is one of those emotions that's more complicated than it looks. Like anger,
it is part of an iceberg. Unlike anger, when it moves above the water level,
it doesn't stay there for long. It's pushed below and does its best to
hide, supporting the anger above that gives it voice. When Amy's parents
see her afraid, confused and generally unhappy about her hospitalization,
they hurt, too, but they believe that to show their sadness is to increase
Amy's. And so they smile hard, put on happy faces, and pretend. Or else
they keep the sadness inside, expressing that surface anger instead. They
keep it below the water level, away from the possibility of spilling from
their eyes in tears. That's a shame.
Jeffrey climbs into his mother's arms, asking her not to leave him in the
hospital, she pats his seven-year-old head and tells him to be a big boy,
to cheer up, and to think happy thoughts. She thinks that if he swallows
his sadness, like she has done her own, that everything will be OK. It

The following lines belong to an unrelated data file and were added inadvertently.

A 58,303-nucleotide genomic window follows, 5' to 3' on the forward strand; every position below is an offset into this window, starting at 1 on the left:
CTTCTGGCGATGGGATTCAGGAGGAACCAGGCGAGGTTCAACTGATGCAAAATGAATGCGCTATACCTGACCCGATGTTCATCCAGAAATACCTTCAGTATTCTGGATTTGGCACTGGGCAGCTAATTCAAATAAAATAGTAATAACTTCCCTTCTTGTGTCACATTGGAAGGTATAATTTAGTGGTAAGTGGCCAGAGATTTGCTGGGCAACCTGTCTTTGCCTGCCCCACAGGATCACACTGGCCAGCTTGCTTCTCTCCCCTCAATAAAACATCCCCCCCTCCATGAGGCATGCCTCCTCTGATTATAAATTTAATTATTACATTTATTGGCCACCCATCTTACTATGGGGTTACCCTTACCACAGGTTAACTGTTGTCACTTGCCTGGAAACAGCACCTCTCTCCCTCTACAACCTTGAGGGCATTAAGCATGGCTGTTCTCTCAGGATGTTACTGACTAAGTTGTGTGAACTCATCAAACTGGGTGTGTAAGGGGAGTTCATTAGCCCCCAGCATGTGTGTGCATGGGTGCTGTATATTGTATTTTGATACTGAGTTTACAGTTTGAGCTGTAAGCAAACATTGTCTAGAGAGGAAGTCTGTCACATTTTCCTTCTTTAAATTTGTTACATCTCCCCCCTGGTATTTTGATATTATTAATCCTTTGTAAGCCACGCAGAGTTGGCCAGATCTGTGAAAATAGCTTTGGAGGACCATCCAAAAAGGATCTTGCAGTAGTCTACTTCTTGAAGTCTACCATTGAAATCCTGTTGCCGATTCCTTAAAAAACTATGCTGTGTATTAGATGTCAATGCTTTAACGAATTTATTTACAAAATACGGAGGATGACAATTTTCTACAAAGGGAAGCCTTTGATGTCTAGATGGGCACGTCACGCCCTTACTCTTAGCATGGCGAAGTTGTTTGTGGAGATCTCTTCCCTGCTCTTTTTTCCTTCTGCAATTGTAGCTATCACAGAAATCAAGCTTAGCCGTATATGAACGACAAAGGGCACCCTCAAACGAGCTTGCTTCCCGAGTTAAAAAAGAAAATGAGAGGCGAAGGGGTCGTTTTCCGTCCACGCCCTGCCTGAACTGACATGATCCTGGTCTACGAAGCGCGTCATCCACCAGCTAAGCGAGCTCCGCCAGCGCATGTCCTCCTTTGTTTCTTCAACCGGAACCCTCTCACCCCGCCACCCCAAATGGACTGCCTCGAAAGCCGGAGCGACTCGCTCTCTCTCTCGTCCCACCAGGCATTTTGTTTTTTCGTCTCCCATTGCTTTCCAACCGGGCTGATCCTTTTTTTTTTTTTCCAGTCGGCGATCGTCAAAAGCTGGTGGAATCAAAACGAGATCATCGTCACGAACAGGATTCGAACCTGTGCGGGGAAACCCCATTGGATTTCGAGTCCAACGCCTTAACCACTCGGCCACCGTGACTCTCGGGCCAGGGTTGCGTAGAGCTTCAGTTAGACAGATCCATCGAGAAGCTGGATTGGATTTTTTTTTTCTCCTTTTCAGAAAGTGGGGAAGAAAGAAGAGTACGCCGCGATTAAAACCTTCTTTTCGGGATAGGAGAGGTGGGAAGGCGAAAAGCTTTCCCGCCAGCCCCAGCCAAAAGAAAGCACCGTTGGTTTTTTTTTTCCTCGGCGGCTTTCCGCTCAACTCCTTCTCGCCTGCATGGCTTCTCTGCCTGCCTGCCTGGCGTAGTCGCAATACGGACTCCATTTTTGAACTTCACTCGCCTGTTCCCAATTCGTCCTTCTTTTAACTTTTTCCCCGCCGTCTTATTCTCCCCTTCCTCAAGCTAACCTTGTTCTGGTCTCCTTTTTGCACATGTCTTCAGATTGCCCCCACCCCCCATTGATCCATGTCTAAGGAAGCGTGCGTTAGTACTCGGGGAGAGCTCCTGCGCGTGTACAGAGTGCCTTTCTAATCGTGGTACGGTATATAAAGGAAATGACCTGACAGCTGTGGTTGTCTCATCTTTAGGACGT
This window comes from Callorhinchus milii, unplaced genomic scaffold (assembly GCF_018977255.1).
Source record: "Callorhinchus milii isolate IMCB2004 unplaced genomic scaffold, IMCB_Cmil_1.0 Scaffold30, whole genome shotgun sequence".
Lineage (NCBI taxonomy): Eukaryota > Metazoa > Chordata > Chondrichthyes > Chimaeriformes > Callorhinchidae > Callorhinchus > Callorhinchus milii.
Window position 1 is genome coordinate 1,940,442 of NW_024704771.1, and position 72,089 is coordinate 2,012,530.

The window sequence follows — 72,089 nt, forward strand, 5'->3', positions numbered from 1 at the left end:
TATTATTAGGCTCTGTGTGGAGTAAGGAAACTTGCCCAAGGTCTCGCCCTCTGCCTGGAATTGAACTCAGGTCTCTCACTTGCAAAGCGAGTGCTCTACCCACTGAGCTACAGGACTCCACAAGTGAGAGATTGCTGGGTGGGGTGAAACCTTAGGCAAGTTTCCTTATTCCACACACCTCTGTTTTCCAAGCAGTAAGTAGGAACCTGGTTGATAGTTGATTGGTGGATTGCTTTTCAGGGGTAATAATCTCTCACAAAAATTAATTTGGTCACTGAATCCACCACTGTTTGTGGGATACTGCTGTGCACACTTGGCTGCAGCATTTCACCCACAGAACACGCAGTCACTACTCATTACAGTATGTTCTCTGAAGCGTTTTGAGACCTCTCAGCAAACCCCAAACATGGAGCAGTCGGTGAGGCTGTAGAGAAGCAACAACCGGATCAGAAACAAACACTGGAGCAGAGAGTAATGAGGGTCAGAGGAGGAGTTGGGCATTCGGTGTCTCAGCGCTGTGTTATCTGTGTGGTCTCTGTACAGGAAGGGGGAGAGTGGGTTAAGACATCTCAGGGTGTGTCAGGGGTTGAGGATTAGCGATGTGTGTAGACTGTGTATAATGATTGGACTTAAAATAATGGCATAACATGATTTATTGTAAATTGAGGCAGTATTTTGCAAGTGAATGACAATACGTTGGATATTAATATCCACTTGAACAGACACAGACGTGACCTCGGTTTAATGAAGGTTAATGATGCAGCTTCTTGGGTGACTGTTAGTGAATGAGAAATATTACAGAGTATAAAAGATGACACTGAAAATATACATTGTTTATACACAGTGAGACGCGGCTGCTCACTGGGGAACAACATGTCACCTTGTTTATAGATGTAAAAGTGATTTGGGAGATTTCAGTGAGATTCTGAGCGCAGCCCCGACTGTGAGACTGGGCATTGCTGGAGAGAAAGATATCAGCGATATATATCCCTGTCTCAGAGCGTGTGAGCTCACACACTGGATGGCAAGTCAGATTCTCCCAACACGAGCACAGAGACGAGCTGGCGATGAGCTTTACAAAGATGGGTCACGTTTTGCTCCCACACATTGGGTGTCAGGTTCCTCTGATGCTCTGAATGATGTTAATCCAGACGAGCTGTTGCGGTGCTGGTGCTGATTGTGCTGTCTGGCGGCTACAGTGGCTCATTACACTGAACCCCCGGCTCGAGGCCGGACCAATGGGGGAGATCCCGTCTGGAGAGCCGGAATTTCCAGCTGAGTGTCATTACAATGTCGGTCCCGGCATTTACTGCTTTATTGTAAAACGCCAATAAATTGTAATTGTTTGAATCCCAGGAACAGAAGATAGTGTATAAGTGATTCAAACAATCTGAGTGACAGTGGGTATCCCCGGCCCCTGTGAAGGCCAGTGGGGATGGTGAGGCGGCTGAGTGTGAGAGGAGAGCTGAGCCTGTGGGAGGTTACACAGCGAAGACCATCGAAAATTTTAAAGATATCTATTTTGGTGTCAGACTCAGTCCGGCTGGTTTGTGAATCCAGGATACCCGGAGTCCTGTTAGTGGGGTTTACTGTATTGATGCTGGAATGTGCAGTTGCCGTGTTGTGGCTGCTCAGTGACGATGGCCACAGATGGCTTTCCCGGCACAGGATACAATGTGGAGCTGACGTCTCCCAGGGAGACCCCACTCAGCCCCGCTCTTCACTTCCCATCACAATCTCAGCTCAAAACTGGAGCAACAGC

Amy and Jeffrey may be learning that it's not OK to be sad, or afraid,
or frustrated. They may be learning that some things are acceptable to
talk about, and others are not. And they certainly are learning to watch
their parents carefully and to figure out how to act from their example.
It's just that it's hard to be a good example when situations are difficult,
and feelings are shoved under the water level.
are some ideas that might help.
must be acknowledged before
can be resolved.
often releases tension.
impossible to cheer up when nobody understands the troubles you feel. And
that goes for everybody, children and parents alike.
Fleitas, Ed.D., R.N.
Professor of Nursing, Lehman College, CUNY
Bronx, New York 10468
updated: November 14, 2004